Star Wars fans distinguish clearly between things that are Word of God (i.e. George Lucas movies) and things that are slightly less canonical, like comic books and Happy Meal toys.  Christians rank their materials too, and so for data on the End Times we go first to the Bible.  The events that are on the schedule for the End include the return of Jesus, the raising of the dead, the final judgment, the logging off and shutting down of this universe, and the creation of a new heaven and earth, presumably with more RAM and unlimited wireless.  Somewhere in there may also be the Millennium (a thousand years of peace under Christ’s rule), a Tribulation (unpleasant payback period for nonbelievers) and the Rapture.  This last is specifically defined as the ‘catching up’ of all real believers into Heaven, leaving all the rejects behind.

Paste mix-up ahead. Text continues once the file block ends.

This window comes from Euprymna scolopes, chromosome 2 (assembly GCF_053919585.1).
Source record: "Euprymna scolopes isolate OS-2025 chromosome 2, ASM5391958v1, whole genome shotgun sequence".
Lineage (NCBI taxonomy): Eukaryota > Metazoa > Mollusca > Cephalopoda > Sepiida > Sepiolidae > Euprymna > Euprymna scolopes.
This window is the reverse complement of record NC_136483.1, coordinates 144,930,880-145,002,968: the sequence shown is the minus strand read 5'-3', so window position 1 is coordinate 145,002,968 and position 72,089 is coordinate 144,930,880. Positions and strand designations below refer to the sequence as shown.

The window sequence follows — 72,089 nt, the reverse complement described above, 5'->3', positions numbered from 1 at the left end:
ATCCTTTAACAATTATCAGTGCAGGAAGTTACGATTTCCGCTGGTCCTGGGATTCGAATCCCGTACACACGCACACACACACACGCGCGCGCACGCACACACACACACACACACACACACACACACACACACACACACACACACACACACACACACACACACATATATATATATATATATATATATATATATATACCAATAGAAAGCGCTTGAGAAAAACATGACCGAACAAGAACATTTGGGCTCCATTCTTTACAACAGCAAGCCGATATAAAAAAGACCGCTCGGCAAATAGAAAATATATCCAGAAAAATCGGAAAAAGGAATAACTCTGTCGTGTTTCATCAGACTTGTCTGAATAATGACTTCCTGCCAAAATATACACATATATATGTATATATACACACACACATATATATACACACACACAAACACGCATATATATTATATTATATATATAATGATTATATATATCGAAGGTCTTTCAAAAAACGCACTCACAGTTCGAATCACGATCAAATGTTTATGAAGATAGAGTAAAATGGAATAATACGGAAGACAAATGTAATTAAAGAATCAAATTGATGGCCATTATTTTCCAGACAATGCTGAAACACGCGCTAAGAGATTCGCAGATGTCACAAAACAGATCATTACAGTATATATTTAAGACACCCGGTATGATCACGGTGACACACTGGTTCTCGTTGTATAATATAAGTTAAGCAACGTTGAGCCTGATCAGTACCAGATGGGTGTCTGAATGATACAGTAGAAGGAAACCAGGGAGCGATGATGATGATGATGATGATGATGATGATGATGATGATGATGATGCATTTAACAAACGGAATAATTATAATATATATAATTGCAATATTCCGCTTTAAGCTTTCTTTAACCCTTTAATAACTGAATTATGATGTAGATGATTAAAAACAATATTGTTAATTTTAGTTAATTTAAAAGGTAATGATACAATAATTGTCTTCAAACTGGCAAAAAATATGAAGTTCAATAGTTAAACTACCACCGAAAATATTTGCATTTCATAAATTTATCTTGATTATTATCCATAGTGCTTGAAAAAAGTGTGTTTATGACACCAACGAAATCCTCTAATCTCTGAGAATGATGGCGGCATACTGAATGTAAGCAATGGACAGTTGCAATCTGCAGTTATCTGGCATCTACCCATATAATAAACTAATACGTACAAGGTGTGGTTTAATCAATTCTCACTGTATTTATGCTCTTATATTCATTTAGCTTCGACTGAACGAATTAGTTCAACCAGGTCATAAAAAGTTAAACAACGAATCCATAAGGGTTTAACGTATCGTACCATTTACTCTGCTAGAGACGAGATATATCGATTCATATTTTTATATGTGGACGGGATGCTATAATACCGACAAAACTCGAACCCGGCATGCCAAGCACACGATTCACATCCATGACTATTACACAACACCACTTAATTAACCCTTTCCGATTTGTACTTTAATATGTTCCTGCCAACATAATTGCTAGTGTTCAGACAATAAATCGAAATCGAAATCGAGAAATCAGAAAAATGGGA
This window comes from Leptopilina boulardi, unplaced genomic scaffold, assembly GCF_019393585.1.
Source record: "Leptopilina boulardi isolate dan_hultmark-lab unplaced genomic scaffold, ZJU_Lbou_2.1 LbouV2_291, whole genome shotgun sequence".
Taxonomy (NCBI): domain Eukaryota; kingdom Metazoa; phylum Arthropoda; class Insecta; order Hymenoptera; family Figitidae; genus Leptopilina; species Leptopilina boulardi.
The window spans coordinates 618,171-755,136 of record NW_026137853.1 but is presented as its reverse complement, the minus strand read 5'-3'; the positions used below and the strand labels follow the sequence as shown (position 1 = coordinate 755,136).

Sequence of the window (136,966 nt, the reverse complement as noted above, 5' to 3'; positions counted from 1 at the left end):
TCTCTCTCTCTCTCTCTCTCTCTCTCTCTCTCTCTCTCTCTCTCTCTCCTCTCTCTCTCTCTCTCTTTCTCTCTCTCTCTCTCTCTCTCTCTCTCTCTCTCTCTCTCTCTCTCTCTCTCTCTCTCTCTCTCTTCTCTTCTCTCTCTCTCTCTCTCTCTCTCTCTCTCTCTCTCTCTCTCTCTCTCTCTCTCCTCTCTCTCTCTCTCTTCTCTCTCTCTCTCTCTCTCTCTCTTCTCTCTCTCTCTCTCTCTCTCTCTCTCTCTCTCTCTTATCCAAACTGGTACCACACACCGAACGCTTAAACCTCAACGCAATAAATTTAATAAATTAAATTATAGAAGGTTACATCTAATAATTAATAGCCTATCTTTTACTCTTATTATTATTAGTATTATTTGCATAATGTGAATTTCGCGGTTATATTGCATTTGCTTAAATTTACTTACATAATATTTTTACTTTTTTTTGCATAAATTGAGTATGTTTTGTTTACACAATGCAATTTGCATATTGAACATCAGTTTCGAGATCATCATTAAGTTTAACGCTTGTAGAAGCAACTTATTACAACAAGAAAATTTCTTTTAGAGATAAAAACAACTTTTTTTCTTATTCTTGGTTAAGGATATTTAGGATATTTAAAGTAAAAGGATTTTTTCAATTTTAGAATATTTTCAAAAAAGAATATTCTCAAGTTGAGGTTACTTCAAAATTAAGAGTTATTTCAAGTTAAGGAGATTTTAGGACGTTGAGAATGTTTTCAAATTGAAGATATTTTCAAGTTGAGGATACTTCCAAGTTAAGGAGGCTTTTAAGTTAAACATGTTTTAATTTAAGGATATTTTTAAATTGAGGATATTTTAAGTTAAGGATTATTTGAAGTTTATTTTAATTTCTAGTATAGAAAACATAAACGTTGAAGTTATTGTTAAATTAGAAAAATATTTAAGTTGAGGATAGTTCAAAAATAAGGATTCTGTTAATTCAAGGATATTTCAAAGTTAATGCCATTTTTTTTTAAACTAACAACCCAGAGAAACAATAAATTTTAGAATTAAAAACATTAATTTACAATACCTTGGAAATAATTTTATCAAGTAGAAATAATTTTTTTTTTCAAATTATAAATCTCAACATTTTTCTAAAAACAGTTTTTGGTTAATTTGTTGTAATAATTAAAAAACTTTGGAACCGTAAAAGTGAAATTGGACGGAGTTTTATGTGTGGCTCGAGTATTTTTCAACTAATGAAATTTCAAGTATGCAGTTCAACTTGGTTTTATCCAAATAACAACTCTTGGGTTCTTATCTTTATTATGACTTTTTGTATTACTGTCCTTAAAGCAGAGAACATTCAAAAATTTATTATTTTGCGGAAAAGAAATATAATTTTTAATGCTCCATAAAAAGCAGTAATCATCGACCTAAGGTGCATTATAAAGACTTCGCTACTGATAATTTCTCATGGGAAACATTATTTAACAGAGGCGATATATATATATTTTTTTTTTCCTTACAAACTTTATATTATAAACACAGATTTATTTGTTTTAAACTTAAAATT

The big problem with the texts is that the events they describe may well be allegorical or figurative.  Nor, since they are scarfed up from all over the Bible, are they laid out in any particular order.  Many people have tried to impose logic on the End Times material, noting for instance that a Rapture combines nicely with the Tribulation, which can thus take place while True Believers are not on hand to be annoyed by it.  On the other hand a Rapture followed by a Millennium might mean that we miss a lot of fun.  An eye-glazingly huge number of finely-divided categorizations of these doctrines are named, charted and discussed in Wikipedia, to which I gratefully refer you if you want technical detail.